Madha taqra', ya abu daoud? Churches and Ijtihad

First of all, great link here, where you can listen to a reading of 1st Clement:

Open Source Audio

The sentence above is Arabic for "What are you reading Abu Daoud?" So since the blogosphere is all abuzz with sundry articles about the Pope's American sojourn, I just want to do this thing, where I inexplicably and self-centeredly tell you what I'm reading:

1) Narrow Gate Churches, by Atallah Mansour. Just started it, but so far I really like his writing style. Few books exist about Arab Christianity, few of those are written by Arab Christians. This is one such book. Regarding the name:

To protect their ancient churches from desecrating marauders on horseback, worshipers in the Holy Lands centuries ago sealed off most of their doors to keep the invaders outside their sacred halls, so the term, "narrow gate churches" began to be used to describe Christian churches in the land of our savior’s birth. This history of how Christians have survived for two millennia under stressful conditions is a tribute to the faith of the remnant community which has rather miraculously survived under hostile regimes and straitened conditions.


2) A History of Islamic Legal Theories: An introduction to Sunni usul al fiqh, by Wael Hallaq. Interestingly, both of these authors are Nazarenes (from Nazareth, not the denomination of that name). This book is pretty dense to be honest, and I would not recommend it to anyone who has not already studied fiqh (Islamic jurisprudence, the science of shari'a and its origins, sources, and methods).

For beginners in this important topic I would rather recommend the shorter and more basic book by Bernard Weiss, The Spirit of Islamic Law.

One interesting aspect of the conversation going on today in this area has to do with the "gates of ijtihad". Ijtihad--and this is not a simple topic--is a sort of authoritative interpretation of the Quran which provides a hermeneutical foundation wherefrom one can embark upon the issuance of new verdicts and legal opinions. The question is this: can original ijtihad (that is, novel ijtihad) be produced today? I would say no, that since the 10th C. or so it has been forbidden by Islamic orthodoxy.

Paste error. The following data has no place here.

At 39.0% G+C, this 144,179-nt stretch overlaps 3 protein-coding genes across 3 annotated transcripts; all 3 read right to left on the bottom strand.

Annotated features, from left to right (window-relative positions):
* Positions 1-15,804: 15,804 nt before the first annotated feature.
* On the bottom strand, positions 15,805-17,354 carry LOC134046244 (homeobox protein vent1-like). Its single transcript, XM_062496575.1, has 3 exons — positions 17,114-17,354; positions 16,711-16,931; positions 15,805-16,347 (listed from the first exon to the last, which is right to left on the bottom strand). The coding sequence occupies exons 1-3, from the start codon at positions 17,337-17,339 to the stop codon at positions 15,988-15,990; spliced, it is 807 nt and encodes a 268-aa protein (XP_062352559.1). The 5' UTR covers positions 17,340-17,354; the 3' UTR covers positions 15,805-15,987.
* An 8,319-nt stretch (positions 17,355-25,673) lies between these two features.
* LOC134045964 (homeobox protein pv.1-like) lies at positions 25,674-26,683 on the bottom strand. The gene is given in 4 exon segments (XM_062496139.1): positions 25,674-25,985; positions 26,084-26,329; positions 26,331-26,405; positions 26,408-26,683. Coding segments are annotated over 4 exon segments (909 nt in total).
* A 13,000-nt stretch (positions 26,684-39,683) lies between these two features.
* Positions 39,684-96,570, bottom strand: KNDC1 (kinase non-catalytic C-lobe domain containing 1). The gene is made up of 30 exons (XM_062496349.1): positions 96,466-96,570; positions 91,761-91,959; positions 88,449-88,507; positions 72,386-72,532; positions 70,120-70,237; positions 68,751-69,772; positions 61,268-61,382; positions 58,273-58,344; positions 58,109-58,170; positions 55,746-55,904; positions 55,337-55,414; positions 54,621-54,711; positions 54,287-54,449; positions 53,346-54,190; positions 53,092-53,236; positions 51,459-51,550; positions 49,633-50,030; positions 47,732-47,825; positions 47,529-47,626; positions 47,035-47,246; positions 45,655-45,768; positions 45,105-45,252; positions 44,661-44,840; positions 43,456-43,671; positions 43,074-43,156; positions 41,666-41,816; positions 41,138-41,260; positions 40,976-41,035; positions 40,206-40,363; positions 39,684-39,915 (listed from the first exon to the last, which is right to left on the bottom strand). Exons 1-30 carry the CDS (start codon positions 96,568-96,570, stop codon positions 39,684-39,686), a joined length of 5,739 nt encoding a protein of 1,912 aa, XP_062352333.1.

But I think Hallaq wants to suggest that there is at least a theoretical opening for novel ijtihad. I am interested in hearing his arguments, though I suspect that it will remain just that, theoretical. Just as it is theoretically possible to have a new ecumenical council that is both Orthodox and Catholic which will issue a new Creed. In theory it could happen. In practice? Almost impossible.

(If you haven't already read my latest piece on the shari'a it is HERE.)

Comments

Don said…
I would think that ijtihad would be a lot simpler in Shi'a Islam than in Sunni.
Abu Daoud said…
Hi Don,

I actually have not studied Shi'a ijtihad very much. But I would be curious to know why you would think that.

I do know that according to the shi'a the words of their "imams" (which means the ones who came after Muhammad, his successors, a different definition than in Sunni Islam where the imam is simply a prayer-leader/teacher) are also infallible and are thus sources of revelation which must then be interpreted (ijtihad) and applied.
Don said…
What you said about the Shi'a imams is precisely the reason I said what I said about ijtihad in Shi'a Islam. Without such an authoritative source it's next to impossible to make such changes. But such an event is purely hypothetical, even in Shi'a Islam.

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